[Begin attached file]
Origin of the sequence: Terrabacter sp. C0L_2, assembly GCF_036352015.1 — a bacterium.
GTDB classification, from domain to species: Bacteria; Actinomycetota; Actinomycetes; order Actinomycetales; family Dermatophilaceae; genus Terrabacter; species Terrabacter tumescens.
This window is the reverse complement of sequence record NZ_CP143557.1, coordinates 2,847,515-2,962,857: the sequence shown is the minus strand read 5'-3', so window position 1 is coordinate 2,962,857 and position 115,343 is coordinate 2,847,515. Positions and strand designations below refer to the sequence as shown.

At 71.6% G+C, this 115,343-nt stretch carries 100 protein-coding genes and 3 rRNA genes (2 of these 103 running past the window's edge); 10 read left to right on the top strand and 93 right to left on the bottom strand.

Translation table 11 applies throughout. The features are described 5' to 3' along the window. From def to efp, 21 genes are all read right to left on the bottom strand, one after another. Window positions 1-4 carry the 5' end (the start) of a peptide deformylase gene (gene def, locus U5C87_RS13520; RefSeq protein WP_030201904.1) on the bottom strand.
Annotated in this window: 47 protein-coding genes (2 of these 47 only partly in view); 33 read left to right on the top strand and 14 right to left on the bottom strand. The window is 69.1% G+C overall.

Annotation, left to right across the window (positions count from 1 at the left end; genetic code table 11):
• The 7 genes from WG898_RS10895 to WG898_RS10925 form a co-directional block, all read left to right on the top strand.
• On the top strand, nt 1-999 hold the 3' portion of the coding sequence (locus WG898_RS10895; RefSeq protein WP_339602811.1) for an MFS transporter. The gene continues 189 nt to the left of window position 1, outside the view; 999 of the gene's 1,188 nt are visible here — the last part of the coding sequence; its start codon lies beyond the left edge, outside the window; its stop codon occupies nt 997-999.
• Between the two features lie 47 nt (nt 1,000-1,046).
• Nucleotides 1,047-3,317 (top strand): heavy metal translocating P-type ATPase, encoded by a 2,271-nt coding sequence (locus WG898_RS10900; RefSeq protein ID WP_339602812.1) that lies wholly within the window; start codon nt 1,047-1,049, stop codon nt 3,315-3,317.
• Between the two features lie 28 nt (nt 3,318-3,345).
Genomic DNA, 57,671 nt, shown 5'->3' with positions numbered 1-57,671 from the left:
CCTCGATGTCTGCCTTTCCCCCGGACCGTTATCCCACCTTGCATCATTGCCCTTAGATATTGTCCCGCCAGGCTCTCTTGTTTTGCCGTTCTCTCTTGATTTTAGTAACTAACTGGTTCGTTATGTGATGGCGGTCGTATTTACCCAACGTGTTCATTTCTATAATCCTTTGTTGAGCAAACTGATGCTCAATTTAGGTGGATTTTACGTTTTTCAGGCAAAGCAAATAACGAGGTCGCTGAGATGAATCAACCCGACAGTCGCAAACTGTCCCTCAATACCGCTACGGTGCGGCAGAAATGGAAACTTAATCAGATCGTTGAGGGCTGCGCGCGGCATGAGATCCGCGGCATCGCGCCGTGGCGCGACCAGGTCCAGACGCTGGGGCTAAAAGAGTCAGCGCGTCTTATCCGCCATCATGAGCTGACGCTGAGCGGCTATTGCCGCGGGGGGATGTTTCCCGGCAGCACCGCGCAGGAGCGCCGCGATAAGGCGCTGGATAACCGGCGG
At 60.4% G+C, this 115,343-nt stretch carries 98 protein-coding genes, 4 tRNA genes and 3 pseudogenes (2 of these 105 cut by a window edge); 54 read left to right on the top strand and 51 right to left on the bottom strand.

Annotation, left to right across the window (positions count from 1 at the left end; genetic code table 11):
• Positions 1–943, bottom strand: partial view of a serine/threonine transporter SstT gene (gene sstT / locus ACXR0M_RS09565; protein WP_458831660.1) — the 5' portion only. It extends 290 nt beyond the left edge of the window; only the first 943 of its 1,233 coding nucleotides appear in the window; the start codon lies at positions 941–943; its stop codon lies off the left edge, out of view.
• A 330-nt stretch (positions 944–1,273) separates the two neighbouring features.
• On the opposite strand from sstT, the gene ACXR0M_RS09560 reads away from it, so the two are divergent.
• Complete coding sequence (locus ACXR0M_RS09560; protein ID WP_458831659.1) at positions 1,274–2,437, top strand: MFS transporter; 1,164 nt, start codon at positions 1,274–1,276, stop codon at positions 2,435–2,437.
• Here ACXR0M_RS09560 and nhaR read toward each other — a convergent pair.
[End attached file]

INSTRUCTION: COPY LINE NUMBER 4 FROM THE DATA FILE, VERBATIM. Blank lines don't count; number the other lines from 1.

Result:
At 71.6% G+C, this 115,343-nt stretch carries 100 protein-coding genes and 3 rRNA genes (2 of these 103 running past the window's edge); 10 read left to right on the top strand and 93 right to left on the bottom strand.